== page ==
White Nationalists Storm South Florida Racial Justice Seminar, Horrify Participants

White Nationalists Storm South Florida Racial Justice Seminar, Horrify Participants
Courtesy of Jasmen Rogers
Lutze Segu, a black civil rights advocate, thought she had chosen a safe location Saturday for her seminar on ending white supremacy. Segu, who holds similar meetings around South Florida, gathered a group of activists at the Stonewall National Museum in Wilton Manors, one of the nation's premier LGBTQ museums, in a city that's at least friendly to white cisgender gay men.

But this is still Florida, which means a group of avowed white supremacists showed up to disrupt Segu's talk on basic equality and civil rights. According to multiple activists who attended the meeting (and the white supremacists themselves), a few young members of a group called Identity Evropa showed up at the seminar, confusingly held a sign claiming they "apologize for nothing," and then left when the organizers asked them to exit the building.

"Yo, I really thought they were going to open fire on us," Lutze tweeted, using her Twitter handle @FeministGriote. "I don't wish that feeling on anyone."
According to the Southern Poverty Law Center (SPLC), which tracks the spread of hate groups nationally, Identity Evropa was founded recently, in March 2016, by a 30-year-old Cal State student named Nathan Damigo. He is an ex-Marine who formed the group after getting into the writings of David Duke, the former grand wizard of the Ku Klux Klan. Damigo had time to sort through Duke's entire canon thanks to the five-year prison sentence he was serving for drunkenly putting a gun to the head of a cab driver and stealing $43 from him. Damigo apparently thought the driver was an Iraqi immigrant.

According to the SPLC, Identity Evropa was formed to promote "European identity and solidarity,” and only white, non-Jewish people are allowed to join the group. 

On its Facebook page (which New Times has chosen not to link to), the group brags that it showed up at the event because the seminar was sharing "anti-white" views, which is a concept as laughable as it is false. According to its event page, the session was designed to "create a society where justice, equity, and liberation are possible" and to teach how "white supremacy harms all people, including white people," and that "white supremacy robs us all of genuine human connections." The basic concept of racial equality apparently freaked some people out so badly that they had to drive all the way to Wilton Manors to bother some people who had nothing to do with them.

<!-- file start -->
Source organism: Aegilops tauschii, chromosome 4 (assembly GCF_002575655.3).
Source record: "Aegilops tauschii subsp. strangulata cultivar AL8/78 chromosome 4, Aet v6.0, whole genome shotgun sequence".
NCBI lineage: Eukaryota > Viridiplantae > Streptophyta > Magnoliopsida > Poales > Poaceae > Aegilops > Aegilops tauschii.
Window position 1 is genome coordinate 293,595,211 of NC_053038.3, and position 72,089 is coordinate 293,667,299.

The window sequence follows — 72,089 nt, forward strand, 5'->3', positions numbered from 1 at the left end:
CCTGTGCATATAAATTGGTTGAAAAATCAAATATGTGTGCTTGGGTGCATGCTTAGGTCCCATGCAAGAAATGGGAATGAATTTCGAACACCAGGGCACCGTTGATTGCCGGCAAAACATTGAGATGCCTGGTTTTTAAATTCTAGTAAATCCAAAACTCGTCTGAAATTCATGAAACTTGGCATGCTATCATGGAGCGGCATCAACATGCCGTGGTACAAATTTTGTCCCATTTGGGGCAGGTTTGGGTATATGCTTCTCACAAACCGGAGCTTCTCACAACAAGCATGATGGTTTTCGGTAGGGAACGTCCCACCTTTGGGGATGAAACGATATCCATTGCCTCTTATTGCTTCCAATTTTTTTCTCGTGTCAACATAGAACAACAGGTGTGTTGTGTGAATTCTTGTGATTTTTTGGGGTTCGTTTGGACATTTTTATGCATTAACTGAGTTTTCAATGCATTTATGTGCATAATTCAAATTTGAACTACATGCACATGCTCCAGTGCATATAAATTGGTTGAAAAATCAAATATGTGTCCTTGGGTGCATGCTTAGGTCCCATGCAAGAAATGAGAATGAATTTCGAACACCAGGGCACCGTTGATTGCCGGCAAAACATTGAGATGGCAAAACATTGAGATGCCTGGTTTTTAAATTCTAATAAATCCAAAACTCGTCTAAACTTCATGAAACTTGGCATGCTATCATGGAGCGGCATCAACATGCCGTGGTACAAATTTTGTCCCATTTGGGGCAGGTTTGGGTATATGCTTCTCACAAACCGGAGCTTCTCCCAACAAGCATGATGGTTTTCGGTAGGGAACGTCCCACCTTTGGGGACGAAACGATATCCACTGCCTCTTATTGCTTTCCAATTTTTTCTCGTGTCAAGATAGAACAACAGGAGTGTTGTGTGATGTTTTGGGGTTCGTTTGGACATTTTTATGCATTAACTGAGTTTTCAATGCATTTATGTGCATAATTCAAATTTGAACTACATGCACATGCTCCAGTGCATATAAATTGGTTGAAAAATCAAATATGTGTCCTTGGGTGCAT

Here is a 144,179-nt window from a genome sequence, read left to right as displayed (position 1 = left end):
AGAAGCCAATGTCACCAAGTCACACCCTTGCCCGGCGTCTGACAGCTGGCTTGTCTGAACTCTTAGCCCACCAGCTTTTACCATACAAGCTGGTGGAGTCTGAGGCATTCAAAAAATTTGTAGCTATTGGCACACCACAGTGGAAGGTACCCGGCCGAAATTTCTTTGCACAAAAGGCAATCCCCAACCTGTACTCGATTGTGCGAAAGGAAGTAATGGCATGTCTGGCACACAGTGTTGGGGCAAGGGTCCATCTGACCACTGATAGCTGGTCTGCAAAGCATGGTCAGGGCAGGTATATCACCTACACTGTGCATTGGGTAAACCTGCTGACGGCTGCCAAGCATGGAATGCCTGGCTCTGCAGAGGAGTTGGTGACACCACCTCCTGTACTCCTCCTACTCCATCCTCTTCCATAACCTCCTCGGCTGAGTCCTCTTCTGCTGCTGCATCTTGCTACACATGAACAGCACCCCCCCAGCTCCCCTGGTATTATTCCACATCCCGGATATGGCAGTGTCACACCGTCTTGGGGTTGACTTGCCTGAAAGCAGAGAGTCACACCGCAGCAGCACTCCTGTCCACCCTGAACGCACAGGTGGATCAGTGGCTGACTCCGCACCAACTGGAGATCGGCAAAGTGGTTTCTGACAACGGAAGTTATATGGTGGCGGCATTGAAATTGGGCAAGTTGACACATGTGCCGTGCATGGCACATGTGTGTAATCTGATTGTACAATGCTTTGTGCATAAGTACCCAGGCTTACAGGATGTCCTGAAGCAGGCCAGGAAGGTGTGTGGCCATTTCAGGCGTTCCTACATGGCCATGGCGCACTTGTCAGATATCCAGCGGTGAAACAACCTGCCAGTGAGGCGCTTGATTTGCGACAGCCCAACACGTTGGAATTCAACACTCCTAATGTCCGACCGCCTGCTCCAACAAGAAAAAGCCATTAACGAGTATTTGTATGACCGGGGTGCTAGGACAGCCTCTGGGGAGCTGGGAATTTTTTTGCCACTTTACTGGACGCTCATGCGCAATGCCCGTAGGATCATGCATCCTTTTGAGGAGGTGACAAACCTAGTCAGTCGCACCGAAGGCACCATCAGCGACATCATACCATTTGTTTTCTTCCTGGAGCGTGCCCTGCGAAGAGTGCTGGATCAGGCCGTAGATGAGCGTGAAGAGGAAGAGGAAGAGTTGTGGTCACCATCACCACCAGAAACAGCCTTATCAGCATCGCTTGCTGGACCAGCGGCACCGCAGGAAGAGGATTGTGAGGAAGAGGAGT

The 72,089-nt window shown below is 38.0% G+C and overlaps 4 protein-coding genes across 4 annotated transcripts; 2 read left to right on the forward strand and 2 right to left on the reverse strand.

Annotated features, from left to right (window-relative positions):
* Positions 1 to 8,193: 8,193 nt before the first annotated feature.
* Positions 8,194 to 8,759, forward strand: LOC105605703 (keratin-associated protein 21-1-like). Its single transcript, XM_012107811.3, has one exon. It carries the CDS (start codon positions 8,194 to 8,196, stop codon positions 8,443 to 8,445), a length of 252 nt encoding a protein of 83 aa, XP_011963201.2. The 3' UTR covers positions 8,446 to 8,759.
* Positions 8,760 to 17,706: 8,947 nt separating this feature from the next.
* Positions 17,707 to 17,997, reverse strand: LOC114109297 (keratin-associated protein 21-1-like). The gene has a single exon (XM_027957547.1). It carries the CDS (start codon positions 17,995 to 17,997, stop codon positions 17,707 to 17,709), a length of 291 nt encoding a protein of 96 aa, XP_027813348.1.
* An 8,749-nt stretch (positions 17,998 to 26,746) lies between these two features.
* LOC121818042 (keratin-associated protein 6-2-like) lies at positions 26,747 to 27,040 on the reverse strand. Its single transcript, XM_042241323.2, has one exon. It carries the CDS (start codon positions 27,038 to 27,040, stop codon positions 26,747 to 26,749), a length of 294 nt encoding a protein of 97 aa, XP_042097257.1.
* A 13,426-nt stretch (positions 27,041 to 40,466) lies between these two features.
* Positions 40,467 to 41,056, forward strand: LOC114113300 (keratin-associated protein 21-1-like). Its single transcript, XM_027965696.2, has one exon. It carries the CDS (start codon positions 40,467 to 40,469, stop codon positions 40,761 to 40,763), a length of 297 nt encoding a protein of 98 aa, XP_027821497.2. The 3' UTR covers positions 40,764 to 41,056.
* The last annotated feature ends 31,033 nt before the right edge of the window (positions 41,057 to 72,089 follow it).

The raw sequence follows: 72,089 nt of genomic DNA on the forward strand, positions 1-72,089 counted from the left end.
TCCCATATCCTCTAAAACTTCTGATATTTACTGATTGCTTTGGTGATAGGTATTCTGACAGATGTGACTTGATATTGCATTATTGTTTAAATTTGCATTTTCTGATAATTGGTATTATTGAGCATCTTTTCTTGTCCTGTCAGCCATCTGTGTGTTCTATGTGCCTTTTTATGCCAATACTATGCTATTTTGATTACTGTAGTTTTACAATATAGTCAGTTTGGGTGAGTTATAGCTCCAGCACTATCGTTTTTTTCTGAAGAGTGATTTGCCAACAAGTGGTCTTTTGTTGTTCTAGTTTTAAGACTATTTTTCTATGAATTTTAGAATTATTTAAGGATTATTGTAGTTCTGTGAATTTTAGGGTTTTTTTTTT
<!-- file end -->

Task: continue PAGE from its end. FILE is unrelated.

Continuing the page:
"Yesterday, Identity Evropa members stood in silent protest against the Segu Racial Justice Institute in Florida who promote anti-White agendas," the group wrote on its Facebook page, which has about 8,000 followers. "We regret nothing. We apologize for nothing. We owe you nothing. Our future is ours!"

The Evropa trolls showed up two days after other white supremacists — including one member of the white nationalist League of the South — showed up to bother many of the same Black Lives Matter activists in Hollywood, Florida. That day, the civil rights group gathered to ask the City of Hollywood to rename streets that honor Confederate Gens. Robert E. Lee, John Hood, and Nathan Bedford Forrest, the last of whom was also the first grand wizard of the Ku Klux Klan, who also personally ordered the slaughter of 300 black Union soldiers during the Civil War.

In addition to the open white supremacists showing up to counterprotest, a group from the "patriot movement" Three Percenters, who aren't expressly racist, arrived in bulletproof vests to promote the Confederacy and pester the Black Lives Matter crew. Shevrin Jones, a black state representative, said someone in one of those groups called him "a nigger, a monkey," and told him to "go back to where [he] came from."

A joint New Times/ProPublica investigation published last week shows that hate incidents have climbed nationwide since Donald Trump took office and that dozens have been reported in Florida.

According to activists who attended Saturday's racial-justice event, some people were genuinely afraid when the white supremacists showed up. The teaching session was held in a back, private room, so some attendees said they were surprised the racist protesters were able to find a way in.

"These white nationalists just showed up and interrupted our training," local activist Jasmen Rogers, who snapped a photo of the protest, wrote online. "They came in and just stood there, saying nothing. When asked to leave, they just walked out."
Another attendee named Tracy wrote online that the experience terrified her too.

"Yesterday I attended a social justice training facilitated by the extraordinary Lutze Segu with an amazing group of folks," she said. "We were there to have a conversation about white supremacy and the cost there is to continue upholding it. During lunch, members of a white supremacist hate group came in to protest. It was terrifying and reinforced why we were doing what we were doing. Grateful that no one got hurt."
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Jerry Iannelli is a former staff writer for Miami New Times from 2015 to March 2020. He graduated with honors from Temple University. He then earned a master's degree in journalism from Columbia University.